2012 - GRITS CAFE FIRE
For many years, the home to most of Jim’s paintings has been Grits Café in Forsyth, Georgia. On March 19, 2012, Grits Café was destroyed by fire and Jim lost nearly 35 paintings. Grits Café rebuilt and opened again in February of 2013 and once again, it is home to several of Jim’s paintings.
Jim has been represented by The Dan Goad Gallery on St. Simon’s Island, GA, Hollis Gallery in Chattanooga, TN and the Stofko-Dixon Line in Bolingbroke, GA.
He has exhibited at The Stofko-Dixon Line, the Gallery at Theatre Macon, The Macon Arts Alliance Gallery, The Georgia National Fair, and the Quinlan Visual Arts Center in Gainesville, Georgia, MOMA Wales in Machynlleth, Wales and Oriel Flodau in Aberystwyth, Wales. Jim’s work for “The Bron Yr Aur Project” was solo exhibited at MOMA Wales, April-June 2015.
Jim’s paintings are in corporate and private collections in the United States, England, Wales and Canada, including MOMA Machynlleth (formerly MOMA Wales.) His paintings are currently available at Grits Café in Forsyth, GA, Glan Yr Afon in Pennal, Wales, The Quinlan Visual Arts Center in Gainesville, Georgia and PEN Piner, his studio in Macon, GA.
PEN Piner is a forgotten home deep in a forest grove in the hills of Snowdonia, Wales. The quietness there is surreal with only the occasional whine of the treetops swaying in the wind. Very little is known about PEN Piner, and it is slowly being reclaimed by the forest. Jim decided to breathe a bit of life into its memory by giving his studio the name. By adding a little Snowdonia crushed slate to the concrete floor, adding a little patience and persistence, Jim now has a place to create his own “groves.”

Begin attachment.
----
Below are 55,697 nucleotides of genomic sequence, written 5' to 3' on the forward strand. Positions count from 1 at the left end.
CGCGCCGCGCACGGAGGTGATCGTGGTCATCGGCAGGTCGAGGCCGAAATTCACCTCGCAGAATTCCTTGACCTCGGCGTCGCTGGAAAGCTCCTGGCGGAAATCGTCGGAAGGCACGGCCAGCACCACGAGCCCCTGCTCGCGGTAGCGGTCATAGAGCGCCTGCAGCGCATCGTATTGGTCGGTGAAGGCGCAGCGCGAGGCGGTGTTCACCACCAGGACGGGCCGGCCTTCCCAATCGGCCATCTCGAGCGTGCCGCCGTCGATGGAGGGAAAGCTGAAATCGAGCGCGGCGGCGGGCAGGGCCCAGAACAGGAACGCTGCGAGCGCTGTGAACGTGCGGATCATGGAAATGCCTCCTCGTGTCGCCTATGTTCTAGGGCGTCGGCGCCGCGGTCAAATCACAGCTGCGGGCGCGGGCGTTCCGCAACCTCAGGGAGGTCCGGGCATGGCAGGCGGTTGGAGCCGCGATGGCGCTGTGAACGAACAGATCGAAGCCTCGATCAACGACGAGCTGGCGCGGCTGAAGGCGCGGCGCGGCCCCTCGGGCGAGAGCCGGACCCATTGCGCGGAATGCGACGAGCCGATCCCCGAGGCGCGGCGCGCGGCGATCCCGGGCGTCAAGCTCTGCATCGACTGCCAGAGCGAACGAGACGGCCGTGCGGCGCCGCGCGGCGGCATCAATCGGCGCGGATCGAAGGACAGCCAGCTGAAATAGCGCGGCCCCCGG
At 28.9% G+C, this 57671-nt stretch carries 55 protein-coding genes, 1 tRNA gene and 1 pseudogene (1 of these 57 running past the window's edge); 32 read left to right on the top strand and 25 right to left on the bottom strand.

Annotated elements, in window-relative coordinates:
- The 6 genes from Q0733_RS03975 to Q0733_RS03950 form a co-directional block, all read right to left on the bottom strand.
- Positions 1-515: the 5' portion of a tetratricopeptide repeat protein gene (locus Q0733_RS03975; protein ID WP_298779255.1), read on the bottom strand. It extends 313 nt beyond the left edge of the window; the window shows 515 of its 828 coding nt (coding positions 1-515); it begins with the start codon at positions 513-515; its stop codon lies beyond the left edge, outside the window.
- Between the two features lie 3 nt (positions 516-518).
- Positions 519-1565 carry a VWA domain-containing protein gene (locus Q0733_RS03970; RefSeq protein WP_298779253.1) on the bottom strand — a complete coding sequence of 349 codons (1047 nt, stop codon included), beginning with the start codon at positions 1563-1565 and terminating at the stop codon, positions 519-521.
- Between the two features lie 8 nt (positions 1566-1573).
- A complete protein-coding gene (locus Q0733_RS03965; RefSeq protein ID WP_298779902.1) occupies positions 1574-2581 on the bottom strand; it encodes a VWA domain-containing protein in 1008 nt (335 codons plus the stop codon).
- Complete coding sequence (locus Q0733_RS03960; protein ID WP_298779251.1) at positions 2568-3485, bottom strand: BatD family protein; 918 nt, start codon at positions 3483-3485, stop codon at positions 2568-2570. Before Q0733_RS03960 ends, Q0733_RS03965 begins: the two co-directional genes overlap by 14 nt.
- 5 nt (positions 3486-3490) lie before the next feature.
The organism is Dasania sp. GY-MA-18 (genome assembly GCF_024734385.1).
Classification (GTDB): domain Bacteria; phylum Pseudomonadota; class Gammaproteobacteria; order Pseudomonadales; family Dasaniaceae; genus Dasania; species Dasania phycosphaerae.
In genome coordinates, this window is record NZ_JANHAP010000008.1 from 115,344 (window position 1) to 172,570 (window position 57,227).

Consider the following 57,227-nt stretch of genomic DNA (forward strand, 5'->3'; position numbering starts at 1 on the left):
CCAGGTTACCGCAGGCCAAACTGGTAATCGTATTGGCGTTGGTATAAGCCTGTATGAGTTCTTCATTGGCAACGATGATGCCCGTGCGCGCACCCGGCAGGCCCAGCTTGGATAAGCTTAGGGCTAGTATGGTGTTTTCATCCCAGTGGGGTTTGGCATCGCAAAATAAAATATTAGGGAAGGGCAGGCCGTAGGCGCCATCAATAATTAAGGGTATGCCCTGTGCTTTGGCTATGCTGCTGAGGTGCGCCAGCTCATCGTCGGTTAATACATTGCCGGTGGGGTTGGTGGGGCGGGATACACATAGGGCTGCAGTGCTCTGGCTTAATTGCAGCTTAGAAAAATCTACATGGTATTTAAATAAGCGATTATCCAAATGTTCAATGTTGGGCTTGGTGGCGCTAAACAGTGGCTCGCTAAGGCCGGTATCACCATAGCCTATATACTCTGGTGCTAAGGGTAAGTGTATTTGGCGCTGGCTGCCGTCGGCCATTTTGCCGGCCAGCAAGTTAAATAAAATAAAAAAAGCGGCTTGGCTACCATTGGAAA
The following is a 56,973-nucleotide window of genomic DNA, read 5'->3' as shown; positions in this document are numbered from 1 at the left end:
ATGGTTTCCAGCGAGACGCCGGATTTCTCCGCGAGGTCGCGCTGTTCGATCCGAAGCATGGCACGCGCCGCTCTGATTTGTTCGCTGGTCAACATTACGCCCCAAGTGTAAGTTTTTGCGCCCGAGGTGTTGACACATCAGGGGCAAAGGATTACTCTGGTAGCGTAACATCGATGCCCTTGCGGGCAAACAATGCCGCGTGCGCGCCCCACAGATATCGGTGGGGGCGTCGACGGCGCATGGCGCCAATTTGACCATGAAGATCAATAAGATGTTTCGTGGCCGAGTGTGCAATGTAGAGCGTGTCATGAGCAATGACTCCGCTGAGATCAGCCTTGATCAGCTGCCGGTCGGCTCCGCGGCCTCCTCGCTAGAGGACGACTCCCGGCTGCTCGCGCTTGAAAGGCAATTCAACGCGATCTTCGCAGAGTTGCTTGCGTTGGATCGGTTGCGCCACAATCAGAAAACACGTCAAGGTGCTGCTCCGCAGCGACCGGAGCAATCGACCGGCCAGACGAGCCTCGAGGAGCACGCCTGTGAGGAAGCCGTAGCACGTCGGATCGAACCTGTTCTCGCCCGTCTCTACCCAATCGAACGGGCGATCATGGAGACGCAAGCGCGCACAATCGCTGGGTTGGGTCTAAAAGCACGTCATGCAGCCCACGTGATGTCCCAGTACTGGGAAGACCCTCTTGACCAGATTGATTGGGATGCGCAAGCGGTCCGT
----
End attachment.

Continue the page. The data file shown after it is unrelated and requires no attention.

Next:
Jim Stallings lives in Macon, Georgia and
creates most of his paintings in his residence studio.
Having worked for many years in an artistic, but technical industry, the every day attention to detail made Jim seek an outlet to express his talent more freely. Without formal training, Jim developed his palette knife technique to render his subjects abruptly with a vivid impasto effect. Using a limited palette of colors, he works in both oil and acrylic applying the paint with knives, brushes, towels and even his hands. Preferring to use pure color from the tube with little mixing on the palette Jim refuses to follow some "rules" of painting.
He formulates a painting and does what it takes to to bring it to life. Painting “properly” using specific tools, brushes, mediums, supports, etc never comes to mind while Jim paints.